The Myth of Red and Blue States
The Washington Post's political chat just featured this exchange: New York: In at least nine states, the governor of that state is of a ...
The Washington Post's political chat just featured this exchange:
New York: In at least nine states, the governor of that state is of a different party than the presidential candidate of choice for the majority of that same state's electorate. For example, according to the current electoral map, the majority of California, Hawaii, Rhode Island, and Vermont voters are likely to choose Barack Obama. However, all four of those states have Republican governors. Similarly, the map shows Arizona, Kansas, Kentucky, Tennessee and Oklahoma as states that will likely go to John McCain and all have governors who are Democrats. How does this happen? What makes a governor from a certain party more palatable than a president from the same party?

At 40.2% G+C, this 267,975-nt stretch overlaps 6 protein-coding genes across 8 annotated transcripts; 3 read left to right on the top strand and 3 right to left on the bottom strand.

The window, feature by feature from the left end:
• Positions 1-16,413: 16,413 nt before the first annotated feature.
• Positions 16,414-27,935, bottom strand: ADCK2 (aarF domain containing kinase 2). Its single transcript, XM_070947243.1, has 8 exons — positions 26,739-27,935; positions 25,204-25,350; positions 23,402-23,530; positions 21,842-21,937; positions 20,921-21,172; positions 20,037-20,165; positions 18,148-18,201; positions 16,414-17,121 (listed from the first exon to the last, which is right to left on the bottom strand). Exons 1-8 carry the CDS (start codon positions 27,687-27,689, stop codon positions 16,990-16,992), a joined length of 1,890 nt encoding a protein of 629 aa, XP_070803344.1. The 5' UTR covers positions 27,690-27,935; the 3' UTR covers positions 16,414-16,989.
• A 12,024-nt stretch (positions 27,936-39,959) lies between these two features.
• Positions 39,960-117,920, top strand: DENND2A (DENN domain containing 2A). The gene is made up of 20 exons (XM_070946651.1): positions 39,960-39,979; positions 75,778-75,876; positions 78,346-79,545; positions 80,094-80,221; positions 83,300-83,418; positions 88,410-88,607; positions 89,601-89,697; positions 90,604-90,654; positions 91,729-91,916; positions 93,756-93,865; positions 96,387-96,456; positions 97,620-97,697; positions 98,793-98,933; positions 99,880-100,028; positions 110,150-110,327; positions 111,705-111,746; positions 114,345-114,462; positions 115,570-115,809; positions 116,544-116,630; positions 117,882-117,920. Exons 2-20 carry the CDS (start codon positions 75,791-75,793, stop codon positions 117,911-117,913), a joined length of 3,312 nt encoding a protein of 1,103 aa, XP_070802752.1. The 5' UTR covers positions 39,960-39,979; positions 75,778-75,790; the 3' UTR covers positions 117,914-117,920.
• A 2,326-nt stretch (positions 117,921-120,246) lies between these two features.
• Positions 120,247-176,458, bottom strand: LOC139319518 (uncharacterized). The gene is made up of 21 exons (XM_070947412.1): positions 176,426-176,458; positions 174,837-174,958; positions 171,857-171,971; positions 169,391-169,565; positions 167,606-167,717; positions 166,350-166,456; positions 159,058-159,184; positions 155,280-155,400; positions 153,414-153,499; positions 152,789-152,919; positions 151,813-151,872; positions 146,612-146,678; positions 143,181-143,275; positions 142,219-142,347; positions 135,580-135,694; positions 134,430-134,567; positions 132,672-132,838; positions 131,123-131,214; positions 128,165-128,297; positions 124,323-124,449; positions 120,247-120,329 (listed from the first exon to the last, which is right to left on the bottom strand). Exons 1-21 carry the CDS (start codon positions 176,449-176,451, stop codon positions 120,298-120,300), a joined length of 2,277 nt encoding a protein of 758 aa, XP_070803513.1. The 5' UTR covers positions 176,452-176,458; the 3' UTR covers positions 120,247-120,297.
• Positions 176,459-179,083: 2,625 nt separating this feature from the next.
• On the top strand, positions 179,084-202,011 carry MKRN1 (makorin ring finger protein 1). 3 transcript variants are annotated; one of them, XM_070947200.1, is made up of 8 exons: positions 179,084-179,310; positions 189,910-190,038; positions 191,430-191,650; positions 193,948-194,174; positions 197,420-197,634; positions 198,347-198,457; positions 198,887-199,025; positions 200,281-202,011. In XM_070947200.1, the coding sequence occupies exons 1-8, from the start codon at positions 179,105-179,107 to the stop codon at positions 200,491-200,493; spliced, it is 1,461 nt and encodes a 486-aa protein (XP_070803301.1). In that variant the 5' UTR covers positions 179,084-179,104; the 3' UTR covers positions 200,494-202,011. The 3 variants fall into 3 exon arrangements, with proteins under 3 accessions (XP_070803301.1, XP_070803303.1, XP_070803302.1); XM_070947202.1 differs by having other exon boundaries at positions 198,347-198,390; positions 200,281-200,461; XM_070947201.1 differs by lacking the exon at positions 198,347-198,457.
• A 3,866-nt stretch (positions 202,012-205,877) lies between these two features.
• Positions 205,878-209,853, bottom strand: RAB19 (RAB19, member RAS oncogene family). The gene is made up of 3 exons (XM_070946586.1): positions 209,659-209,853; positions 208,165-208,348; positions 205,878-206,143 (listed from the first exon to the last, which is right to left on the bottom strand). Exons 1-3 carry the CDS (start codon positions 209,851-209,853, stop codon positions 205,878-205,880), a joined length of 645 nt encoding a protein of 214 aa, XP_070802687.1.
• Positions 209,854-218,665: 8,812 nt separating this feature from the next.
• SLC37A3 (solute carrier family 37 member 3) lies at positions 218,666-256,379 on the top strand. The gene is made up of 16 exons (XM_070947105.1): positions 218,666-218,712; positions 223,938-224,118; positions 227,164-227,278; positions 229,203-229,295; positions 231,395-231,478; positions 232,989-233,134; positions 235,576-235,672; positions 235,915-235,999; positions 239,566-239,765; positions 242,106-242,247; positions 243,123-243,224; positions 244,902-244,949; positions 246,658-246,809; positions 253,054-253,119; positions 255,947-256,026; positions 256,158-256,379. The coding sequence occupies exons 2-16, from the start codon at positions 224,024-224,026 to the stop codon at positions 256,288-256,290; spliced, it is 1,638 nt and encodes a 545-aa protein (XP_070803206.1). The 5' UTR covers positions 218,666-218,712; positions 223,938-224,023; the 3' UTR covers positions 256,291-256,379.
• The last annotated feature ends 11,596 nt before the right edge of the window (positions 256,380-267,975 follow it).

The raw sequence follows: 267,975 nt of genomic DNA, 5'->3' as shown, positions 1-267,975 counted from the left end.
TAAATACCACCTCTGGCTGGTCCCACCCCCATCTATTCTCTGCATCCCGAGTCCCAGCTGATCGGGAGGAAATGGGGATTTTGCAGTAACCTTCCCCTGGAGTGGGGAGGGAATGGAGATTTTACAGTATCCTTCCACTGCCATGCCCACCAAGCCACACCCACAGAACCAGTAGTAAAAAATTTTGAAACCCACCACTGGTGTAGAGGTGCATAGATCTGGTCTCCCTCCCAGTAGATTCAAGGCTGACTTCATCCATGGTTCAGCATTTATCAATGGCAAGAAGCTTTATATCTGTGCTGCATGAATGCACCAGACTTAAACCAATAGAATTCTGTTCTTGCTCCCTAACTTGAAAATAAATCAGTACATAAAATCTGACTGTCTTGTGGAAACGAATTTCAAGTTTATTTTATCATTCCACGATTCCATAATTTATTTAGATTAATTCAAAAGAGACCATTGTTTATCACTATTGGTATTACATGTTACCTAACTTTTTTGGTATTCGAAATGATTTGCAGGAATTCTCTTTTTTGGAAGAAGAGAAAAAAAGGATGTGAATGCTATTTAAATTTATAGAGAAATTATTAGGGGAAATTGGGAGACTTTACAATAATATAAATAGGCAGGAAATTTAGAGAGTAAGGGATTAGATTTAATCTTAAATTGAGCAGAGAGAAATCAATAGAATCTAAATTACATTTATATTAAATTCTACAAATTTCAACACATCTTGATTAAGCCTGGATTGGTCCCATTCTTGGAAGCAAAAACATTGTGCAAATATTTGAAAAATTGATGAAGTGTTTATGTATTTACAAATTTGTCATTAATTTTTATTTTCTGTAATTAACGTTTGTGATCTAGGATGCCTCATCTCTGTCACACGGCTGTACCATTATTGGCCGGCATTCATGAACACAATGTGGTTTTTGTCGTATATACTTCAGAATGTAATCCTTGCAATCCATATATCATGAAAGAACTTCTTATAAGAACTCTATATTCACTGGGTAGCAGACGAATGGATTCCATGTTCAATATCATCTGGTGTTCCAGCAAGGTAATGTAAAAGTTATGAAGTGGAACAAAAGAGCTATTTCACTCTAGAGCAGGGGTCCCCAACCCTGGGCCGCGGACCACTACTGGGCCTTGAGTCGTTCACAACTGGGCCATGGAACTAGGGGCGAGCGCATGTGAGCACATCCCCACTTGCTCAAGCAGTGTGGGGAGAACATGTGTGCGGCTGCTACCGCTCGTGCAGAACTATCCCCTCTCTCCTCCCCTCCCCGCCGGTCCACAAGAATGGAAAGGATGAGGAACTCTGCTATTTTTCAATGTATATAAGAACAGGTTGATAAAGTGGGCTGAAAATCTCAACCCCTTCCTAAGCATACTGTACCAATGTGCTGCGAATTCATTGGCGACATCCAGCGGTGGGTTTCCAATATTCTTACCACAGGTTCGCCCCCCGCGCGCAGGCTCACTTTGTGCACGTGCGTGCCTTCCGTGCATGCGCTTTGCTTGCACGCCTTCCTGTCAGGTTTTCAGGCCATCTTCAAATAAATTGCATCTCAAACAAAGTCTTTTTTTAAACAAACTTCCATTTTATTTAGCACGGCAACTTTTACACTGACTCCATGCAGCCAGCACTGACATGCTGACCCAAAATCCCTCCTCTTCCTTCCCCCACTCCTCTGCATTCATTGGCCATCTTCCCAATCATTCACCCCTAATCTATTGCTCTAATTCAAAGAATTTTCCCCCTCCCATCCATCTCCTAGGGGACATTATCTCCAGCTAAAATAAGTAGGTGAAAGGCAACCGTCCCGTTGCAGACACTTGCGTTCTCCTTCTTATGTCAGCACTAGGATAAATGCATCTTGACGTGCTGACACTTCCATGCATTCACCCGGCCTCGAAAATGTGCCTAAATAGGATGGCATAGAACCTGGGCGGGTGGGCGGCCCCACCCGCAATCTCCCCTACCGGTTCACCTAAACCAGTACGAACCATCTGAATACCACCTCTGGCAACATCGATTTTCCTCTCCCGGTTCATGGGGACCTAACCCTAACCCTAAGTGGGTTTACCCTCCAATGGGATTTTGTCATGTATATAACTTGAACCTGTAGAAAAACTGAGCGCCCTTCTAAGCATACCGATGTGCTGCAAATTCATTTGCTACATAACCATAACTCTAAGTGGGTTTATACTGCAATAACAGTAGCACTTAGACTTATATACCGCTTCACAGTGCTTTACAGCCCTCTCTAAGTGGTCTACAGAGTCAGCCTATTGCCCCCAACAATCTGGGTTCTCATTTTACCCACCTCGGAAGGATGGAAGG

Michael Abramowitz: It's a good question: What I would say that in some cases, it really depends on what kind of governor you have. Take California, which is as blue of a state as you could get. There's no way that McCain would win that state, and there's no way that a a conservative Republican would be governor right now. But Schwarznegger is govering as a liberal Republican, just as Janet Napolitano in Arizona is considered more moderate.
In other words, the presidential leanings are a good indicator of the state's ideological leanings, and governor often finds a way to reflect that in how they govern.
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